For the life of me I can’t believe anyone is surprised at the allegations against Hollywood Mogul Harvey Weinstein.

This post is in NO WAY intended to condone, excuse, or minimize the behavior he is alleged to have committed.

But really folks, the casting couch is nothing new.

Rumors about the casting couch came from Hollywood as far back as 1910 when many producers, directors, and executives promised stardom to women and men for sexual favors.

Joan Collins described her own casting couch experiences in Past Imperfect: An Autobiography in 1978.

Shirley Temple claimed that a producer exposed himself to her…when she was 12!!

Woody Harrelson said in an interview that “…every acting business I ever entered into in New York seemed to have a casting couch…I’ve seen so many people sleep with people they loathe in order to further their ambition.”

Before you go off on me for comparing Weinstein’s alleged rape culture behavior to the Hollywood Casting Couch, bear in mind that unwanted sexual advances, forced sexual acts, and coerced acts for movie roles are all one and the same.

Rape is rape even if a movie career is the prize.

Not to mention that the very idea of someone using their artistic, political, industrial, or managerial power to procure sex and force someone to engage in unwanted acts should be abhorrent to everyone.

As the story develops, it is glaringly apparent Harvey’s story was the best kept secret in Hollywood.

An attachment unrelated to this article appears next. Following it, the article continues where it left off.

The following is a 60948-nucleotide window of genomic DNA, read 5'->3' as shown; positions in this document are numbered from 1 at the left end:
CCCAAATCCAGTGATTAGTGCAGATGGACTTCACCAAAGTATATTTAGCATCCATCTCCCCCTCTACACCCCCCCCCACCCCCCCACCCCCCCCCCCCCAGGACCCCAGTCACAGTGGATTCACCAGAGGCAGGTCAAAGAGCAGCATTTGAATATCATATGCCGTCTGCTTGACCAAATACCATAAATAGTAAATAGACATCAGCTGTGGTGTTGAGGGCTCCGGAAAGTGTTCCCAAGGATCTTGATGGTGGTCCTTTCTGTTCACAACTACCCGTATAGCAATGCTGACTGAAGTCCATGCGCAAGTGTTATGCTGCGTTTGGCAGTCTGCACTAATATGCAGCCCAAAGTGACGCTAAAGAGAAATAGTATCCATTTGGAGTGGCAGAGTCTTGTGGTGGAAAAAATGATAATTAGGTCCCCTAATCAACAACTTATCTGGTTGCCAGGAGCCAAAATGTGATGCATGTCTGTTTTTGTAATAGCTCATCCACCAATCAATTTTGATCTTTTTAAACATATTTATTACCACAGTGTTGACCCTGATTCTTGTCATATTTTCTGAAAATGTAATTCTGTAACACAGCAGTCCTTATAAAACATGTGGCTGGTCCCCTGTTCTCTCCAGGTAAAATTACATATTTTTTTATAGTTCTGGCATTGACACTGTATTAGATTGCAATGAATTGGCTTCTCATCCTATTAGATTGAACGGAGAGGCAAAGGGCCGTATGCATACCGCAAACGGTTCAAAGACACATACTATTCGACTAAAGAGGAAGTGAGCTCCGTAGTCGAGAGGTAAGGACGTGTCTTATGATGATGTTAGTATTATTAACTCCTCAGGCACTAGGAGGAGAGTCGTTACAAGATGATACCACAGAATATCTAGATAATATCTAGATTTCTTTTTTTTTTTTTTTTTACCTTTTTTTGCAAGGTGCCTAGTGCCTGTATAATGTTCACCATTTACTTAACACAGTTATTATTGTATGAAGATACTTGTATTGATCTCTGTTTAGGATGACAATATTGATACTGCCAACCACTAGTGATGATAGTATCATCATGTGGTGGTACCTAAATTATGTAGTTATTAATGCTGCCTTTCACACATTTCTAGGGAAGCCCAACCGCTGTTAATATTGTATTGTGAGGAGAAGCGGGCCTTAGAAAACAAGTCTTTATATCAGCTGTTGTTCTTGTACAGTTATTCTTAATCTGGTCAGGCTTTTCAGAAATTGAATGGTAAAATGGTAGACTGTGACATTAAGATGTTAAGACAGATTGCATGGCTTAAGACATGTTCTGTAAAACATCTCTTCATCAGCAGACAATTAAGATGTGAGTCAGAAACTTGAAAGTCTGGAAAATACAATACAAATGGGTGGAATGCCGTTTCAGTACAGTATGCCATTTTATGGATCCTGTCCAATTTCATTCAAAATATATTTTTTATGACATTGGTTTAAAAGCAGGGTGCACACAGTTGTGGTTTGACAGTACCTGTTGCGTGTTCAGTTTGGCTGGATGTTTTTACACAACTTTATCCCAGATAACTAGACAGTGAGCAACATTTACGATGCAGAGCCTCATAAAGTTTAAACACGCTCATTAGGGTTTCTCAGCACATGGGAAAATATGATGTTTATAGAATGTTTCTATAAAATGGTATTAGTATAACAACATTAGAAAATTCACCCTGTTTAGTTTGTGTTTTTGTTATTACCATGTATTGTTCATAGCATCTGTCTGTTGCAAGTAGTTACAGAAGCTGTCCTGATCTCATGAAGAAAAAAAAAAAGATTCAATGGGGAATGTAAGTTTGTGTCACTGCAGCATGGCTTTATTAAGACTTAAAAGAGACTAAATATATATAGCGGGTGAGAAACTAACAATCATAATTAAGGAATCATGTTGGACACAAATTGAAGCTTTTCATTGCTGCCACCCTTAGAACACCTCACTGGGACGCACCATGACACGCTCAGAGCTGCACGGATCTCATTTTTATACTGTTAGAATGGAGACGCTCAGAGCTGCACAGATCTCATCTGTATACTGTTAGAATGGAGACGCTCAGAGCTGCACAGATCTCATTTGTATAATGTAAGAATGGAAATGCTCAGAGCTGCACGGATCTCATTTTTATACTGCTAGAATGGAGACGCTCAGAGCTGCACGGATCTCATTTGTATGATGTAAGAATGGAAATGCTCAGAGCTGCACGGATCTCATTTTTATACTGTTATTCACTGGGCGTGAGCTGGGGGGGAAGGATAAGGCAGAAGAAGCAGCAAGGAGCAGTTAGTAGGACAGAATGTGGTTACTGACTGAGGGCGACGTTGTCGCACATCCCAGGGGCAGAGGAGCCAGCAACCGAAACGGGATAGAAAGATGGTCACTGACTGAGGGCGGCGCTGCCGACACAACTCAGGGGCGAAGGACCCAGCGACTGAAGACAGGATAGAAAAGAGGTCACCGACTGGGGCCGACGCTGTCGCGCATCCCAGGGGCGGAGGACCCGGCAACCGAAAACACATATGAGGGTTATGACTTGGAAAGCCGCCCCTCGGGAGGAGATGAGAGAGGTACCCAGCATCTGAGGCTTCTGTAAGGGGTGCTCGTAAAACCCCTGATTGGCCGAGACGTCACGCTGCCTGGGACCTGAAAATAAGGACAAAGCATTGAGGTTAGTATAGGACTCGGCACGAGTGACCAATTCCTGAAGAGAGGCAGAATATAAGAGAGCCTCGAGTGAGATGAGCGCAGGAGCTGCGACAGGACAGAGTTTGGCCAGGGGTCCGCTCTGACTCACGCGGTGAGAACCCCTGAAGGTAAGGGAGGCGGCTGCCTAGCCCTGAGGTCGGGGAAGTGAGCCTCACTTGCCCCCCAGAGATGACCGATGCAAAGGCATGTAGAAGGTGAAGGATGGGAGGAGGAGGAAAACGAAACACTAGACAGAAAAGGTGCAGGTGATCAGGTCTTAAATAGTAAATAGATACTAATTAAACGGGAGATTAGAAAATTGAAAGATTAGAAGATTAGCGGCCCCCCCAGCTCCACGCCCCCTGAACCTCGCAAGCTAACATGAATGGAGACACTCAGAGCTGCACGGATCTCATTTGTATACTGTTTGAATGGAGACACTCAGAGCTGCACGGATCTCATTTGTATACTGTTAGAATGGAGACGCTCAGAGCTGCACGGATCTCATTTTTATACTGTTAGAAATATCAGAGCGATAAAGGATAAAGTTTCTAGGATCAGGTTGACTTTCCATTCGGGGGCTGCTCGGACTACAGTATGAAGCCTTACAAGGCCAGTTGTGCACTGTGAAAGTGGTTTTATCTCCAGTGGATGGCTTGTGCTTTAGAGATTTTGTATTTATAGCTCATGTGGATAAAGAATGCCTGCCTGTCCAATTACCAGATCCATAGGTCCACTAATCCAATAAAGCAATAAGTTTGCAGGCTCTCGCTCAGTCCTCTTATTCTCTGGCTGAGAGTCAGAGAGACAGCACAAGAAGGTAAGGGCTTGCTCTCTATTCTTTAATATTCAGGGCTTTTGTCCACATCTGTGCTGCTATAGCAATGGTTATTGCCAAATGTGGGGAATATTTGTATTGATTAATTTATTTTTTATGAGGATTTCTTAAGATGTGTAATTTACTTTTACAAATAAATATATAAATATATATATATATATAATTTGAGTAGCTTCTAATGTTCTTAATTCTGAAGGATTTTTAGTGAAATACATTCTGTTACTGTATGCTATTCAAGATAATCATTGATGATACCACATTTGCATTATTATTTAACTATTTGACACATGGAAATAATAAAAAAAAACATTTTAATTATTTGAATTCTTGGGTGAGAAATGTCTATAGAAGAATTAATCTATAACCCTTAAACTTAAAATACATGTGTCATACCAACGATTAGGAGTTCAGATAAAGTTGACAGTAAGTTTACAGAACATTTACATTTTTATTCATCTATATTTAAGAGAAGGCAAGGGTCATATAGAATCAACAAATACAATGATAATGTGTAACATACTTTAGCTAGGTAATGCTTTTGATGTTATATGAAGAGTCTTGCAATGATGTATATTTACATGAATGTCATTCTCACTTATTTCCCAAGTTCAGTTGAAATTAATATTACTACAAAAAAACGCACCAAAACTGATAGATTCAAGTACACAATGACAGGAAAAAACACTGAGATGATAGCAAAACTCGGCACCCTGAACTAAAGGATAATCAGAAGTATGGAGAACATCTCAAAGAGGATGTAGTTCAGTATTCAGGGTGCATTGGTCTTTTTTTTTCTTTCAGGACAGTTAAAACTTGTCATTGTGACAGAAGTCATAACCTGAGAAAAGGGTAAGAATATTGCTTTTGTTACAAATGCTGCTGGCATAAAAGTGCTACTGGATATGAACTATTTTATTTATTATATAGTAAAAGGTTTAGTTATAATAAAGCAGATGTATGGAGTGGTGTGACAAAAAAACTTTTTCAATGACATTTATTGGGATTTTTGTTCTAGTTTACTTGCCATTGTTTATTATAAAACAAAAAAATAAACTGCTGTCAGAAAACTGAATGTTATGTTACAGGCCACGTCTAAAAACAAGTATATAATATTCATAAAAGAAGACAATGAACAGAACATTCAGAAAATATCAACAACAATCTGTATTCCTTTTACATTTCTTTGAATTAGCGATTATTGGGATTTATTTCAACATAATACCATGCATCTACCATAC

And the most tolerated.

I don’t get it.

Sure, sure, I might be able to wrap my head around and actor or actress submitting to sexual overtures to further their career.  After all, it’s the Hollywood way, we’ve heard about it for ever.  And it’s “just sex,” right?

Well, no, actually, I can’t.

And I can’t wrap my head around the daily additions of respected actors who obviously knew what Harvey was UP to.

Gwyneth, Angelina, Brad, Ben.

And what about Seth MacFarlane’s joke from the Oscar nominee announcements back in 2013?

After announcing the best actress nominees, MacFarlane concluded with, “…congratulations you ladies will no longer have to pretend to be attracted to Harvey Weinstein.”

He claimed recently it was because he was angry for a friend who had had to endure Harvey’s advances.


Weinstein thought his power and his politics would protect him.

But even as all this comes to light, there are historical records alleging sexual abuse, unwanted sexual advances, and out and out rape by Harvey and others from the likes of Goldie Hawn, Megan Fox, Charlize Theron, Mickey Rourke, Ryan Philippe, Lisa Rinna and her husband Harry Hamlin, Susan Sarandon, Teresa Russell;  the list goes on, and the acts, comments, and requests are far to lurid for my family friendly blog.

Even Cher wasn’t safe.

Neither were minors.  Corey Feldman and Corey Haim were “…given drugs and passed around in the 1980s…”

So why are we shocked?

Movies and Television and advertising for that matter are all based on selling sex; and based on the objectification of women.

Women have been the focus of automobile ads since automobile ads began.  Fragrance, beer, liquor, and just about any other product have sexy and often scantily clad nymphets hawking their wares.

Good strong roles for women often come wrapped in a bikini while James Bond is clad in a Tuxedo.

And what’s to be done?

I am afraid not much if women and men seeking fame and career continue to keep silent.  Bravo to the ones who’ve come forward, who’ve had enough.

Sadly, I’m pretty confident that as long as there’s a Hollywood, there will be a Harvey.